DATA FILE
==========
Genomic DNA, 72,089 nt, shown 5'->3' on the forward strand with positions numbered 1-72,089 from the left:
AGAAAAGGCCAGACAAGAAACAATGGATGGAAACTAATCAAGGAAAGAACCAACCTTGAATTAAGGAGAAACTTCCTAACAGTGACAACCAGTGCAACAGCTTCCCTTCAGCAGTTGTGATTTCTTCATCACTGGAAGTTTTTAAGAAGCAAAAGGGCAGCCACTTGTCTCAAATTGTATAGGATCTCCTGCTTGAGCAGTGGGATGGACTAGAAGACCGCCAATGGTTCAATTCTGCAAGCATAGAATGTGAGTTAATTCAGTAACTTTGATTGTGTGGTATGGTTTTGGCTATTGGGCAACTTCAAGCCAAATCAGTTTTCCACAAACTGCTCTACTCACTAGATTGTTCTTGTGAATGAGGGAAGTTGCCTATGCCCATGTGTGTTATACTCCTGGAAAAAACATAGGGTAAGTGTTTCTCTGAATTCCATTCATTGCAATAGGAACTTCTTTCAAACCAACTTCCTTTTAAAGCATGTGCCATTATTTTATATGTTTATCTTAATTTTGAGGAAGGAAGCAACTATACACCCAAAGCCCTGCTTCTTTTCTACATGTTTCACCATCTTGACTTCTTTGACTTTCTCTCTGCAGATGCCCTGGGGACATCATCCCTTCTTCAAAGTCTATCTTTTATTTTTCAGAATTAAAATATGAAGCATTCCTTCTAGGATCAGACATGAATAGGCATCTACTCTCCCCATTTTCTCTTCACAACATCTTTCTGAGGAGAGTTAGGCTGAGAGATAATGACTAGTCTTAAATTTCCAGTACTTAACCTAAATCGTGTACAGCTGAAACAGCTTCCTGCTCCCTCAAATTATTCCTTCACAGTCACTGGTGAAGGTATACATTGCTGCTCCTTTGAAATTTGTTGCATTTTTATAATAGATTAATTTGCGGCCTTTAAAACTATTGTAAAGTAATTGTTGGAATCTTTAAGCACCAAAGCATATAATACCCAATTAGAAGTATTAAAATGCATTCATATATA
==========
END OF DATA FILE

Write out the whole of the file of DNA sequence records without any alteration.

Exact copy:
Genomic DNA, 72,089 nt, shown 5'->3' on the forward strand with positions numbered 1-72,089 from the left:
AGAAAAGGCCAGACAAGAAACAATGGATGGAAACTAATCAAGGAAAGAACCAACCTTGAATTAAGGAGAAACTTCCTAACAGTGACAACCAGTGCAACAGCTTCCCTTCAGCAGTTGTGATTTCTTCATCACTGGAAGTTTTTAAGAAGCAAAAGGGCAGCCACTTGTCTCAAATTGTATAGGATCTCCTGCTTGAGCAGTGGGATGGACTAGAAGACCGCCAATGGTTCAATTCTGCAAGCATAGAATGTGAGTTAATTCAGTAACTTTGATTGTGTGGTATGGTTTTGGCTATTGGGCAACTTCAAGCCAAATCAGTTTTCCACAAACTGCTCTACTCACTAGATTGTTCTTGTGAATGAGGGAAGTTGCCTATGCCCATGTGTGTTATACTCCTGGAAAAAACATAGGGTAAGTGTTTCTCTGAATTCCATTCATTGCAATAGGAACTTCTTTCAAACCAACTTCCTTTTAAAGCATGTGCCATTATTTTATATGTTTATCTTAATTTTGAGGAAGGAAGCAACTATACACCCAAAGCCCTGCTTCTTTTCTACATGTTTCACCATCTTGACTTCTTTGACTTTCTCTCTGCAGATGCCCTGGGGACATCATCCCTTCTTCAAAGTCTATCTTTTATTTTTCAGAATTAAAATATGAAGCATTCCTTCTAGGATCAGACATGAATAGGCATCTACTCTCCCCATTTTCTCTTCACAACATCTTTCTGAGGAGAGTTAGGCTGAGAGATAATGACTAGTCTTAAATTTCCAGTACTTAACCTAAATCGTGTACAGCTGAAACAGCTTCCTGCTCCCTCAAATTATTCCTTCACAGTCACTGGTGAAGGTATACATTGCTGCTCCTTTGAAATTTGTTGCATTTTTATAATAGATTAATTTGCGGCCTTTAAAACTATTGTAAAGTAATTGTTGGAATCTTTAAGCACCAAAGCATATAATACCCAATTAGAAGTATTAAAATGCATTCATATATA